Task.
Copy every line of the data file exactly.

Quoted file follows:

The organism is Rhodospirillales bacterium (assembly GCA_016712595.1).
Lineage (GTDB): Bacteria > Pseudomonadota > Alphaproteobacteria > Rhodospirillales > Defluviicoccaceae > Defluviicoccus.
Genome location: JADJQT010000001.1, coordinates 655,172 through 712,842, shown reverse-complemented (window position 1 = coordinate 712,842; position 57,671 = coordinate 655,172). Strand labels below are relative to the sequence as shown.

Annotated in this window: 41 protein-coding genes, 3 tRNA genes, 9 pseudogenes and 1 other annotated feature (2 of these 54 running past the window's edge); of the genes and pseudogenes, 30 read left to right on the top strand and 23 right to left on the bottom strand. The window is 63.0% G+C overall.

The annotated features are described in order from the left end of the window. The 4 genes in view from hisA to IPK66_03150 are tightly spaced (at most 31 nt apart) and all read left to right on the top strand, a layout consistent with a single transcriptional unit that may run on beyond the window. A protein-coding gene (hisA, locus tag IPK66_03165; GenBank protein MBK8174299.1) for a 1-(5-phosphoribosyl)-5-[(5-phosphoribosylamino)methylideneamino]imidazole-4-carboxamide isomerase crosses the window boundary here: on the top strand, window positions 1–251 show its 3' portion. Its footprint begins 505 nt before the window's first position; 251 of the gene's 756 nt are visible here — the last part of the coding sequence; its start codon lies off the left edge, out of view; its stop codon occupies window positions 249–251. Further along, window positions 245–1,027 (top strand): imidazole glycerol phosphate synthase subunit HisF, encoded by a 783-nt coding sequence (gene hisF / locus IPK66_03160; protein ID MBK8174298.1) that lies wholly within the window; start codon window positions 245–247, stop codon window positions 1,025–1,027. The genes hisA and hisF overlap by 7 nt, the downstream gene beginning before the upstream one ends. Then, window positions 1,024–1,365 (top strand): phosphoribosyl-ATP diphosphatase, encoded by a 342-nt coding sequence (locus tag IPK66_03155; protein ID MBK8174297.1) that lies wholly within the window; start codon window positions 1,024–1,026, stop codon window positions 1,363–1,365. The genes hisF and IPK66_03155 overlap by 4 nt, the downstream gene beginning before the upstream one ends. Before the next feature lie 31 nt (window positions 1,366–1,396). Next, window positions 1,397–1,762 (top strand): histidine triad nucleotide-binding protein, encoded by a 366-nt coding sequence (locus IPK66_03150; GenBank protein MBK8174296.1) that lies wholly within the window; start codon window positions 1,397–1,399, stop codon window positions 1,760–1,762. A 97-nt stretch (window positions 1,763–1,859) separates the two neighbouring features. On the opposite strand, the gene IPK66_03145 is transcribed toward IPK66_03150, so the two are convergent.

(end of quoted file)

The organism is Rhodospirillales bacterium (assembly GCA_016712595.1).
Lineage (GTDB): Bacteria > Pseudomonadota > Alphaproteobacteria > Rhodospirillales > Defluviicoccaceae > Defluviicoccus.
Genome location: JADJQT010000001.1, coordinates 655,172 through 712,842, shown reverse-complemented (window position 1 = coordinate 712,842; position 57,671 = coordinate 655,172). Strand labels below are relative to the sequence as shown.

Annotated in this window: 41 protein-coding genes, 3 tRNA genes, 9 pseudogenes and 1 other annotated feature (2 of these 54 running past the window's edge); of the genes and pseudogenes, 30 read left to right on the top strand and 23 right to left on the bottom strand. The window is 63.0% G+C overall.

The annotated features are described in order from the left end of the window. The 4 genes in view from hisA to IPK66_03150 are tightly spaced (at most 31 nt apart) and all read left to right on the top strand, a layout consistent with a single transcriptional unit that may run on beyond the window. A protein-coding gene (hisA, locus tag IPK66_03165; GenBank protein MBK8174299.1) for a 1-(5-phosphoribosyl)-5-[(5-phosphoribosylamino)methylideneamino]imidazole-4-carboxamide isomerase crosses the window boundary here: on the top strand, window positions 1–251 show its 3' portion. Its footprint begins 505 nt before the window's first position; 251 of the gene's 756 nt are visible here — the last part of the coding sequence; its start codon lies off the left edge, out of view; its stop codon occupies window positions 249–251. Further along, window positions 245–1,027 (top strand): imidazole glycerol phosphate synthase subunit HisF, encoded by a 783-nt coding sequence (gene hisF / locus IPK66_03160; protein ID MBK8174298.1) that lies wholly within the window; start codon window positions 245–247, stop codon window positions 1,025–1,027. The genes hisA and hisF overlap by 7 nt, the downstream gene beginning before the upstream one ends. Then, window positions 1,024–1,365 (top strand): phosphoribosyl-ATP diphosphatase, encoded by a 342-nt coding sequence (locus tag IPK66_03155; protein ID MBK8174297.1) that lies wholly within the window; start codon window positions 1,024–1,026, stop codon window positions 1,363–1,365. The genes hisF and IPK66_03155 overlap by 4 nt, the downstream gene beginning before the upstream one ends. Before the next feature lie 31 nt (window positions 1,366–1,396). Next, window positions 1,397–1,762 (top strand): histidine triad nucleotide-binding protein, encoded by a 366-nt coding sequence (locus IPK66_03150; GenBank protein MBK8174296.1) that lies wholly within the window; start codon window positions 1,397–1,399, stop codon window positions 1,760–1,762. A 97-nt stretch (window positions 1,763–1,859) separates the two neighbouring features. On the opposite strand, the gene IPK66_03145 is transcribed toward IPK66_03150, so the two are convergent.